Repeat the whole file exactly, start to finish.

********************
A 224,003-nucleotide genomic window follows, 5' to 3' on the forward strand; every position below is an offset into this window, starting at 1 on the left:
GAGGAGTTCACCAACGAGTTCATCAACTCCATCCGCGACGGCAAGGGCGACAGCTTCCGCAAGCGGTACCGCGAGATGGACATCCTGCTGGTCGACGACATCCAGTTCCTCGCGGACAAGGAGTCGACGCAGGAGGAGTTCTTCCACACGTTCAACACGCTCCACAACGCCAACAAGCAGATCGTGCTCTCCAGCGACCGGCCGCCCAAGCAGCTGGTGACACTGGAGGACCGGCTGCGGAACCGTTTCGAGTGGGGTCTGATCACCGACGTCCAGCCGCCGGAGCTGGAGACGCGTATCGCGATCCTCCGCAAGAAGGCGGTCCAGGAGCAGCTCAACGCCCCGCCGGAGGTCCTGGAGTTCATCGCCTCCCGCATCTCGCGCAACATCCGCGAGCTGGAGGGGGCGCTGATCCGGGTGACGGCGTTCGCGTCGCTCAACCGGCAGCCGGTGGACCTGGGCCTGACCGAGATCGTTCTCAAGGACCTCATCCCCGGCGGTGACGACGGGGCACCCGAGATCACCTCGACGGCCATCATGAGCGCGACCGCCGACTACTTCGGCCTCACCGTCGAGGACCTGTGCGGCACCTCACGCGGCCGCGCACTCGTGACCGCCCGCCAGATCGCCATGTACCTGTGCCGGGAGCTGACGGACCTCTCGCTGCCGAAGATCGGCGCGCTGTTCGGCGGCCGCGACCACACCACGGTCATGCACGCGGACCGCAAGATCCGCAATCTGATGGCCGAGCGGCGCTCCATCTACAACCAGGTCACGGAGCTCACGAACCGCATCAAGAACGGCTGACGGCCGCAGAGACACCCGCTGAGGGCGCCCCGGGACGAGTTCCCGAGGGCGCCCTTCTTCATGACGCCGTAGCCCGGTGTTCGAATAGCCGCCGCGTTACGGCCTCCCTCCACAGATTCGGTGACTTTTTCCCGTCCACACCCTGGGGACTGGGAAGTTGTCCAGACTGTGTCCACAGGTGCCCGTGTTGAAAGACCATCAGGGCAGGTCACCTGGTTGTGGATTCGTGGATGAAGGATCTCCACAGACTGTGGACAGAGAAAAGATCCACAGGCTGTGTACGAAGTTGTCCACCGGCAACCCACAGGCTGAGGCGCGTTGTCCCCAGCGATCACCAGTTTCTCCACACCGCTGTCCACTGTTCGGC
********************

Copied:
A 224,003-nucleotide genomic window follows, 5' to 3' on the forward strand; every position below is an offset into this window, starting at 1 on the left:
GAGGAGTTCACCAACGAGTTCATCAACTCCATCCGCGACGGCAAGGGCGACAGCTTCCGCAAGCGGTACCGCGAGATGGACATCCTGCTGGTCGACGACATCCAGTTCCTCGCGGACAAGGAGTCGACGCAGGAGGAGTTCTTCCACACGTTCAACACGCTCCACAACGCCAACAAGCAGATCGTGCTCTCCAGCGACCGGCCGCCCAAGCAGCTGGTGACACTGGAGGACCGGCTGCGGAACCGTTTCGAGTGGGGTCTGATCACCGACGTCCAGCCGCCGGAGCTGGAGACGCGTATCGCGATCCTCCGCAAGAAGGCGGTCCAGGAGCAGCTCAACGCCCCGCCGGAGGTCCTGGAGTTCATCGCCTCCCGCATCTCGCGCAACATCCGCGAGCTGGAGGGGGCGCTGATCCGGGTGACGGCGTTCGCGTCGCTCAACCGGCAGCCGGTGGACCTGGGCCTGACCGAGATCGTTCTCAAGGACCTCATCCCCGGCGGTGACGACGGGGCACCCGAGATCACCTCGACGGCCATCATGAGCGCGACCGCCGACTACTTCGGCCTCACCGTCGAGGACCTGTGCGGCACCTCACGCGGCCGCGCACTCGTGACCGCCCGCCAGATCGCCATGTACCTGTGCCGGGAGCTGACGGACCTCTCGCTGCCGAAGATCGGCGCGCTGTTCGGCGGCCGCGACCACACCACGGTCATGCACGCGGACCGCAAGATCCGCAATCTGATGGCCGAGCGGCGCTCCATCTACAACCAGGTCACGGAGCTCACGAACCGCATCAAGAACGGCTGACGGCCGCAGAGACACCCGCTGAGGGCGCCCCGGGACGAGTTCCCGAGGGCGCCCTTCTTCATGACGCCGTAGCCCGGTGTTCGAATAGCCGCCGCGTTACGGCCTCCCTCCACAGATTCGGTGACTTTTTCCCGTCCACACCCTGGGGACTGGGAAGTTGTCCAGACTGTGTCCACAGGTGCCCGTGTTGAAAGACCATCAGGGCAGGTCACCTGGTTGTGGATTCGTGGATGAAGGATCTCCACAGACTGTGGACAGAGAAAAGATCCACAGGCTGTGTACGAAGTTGTCCACCGGCAACCCACAGGCTGAGGCGCGTTGTCCCCAGCGATCACCAGTTTCTCCACACCGCTGTCCACTGTTCGGC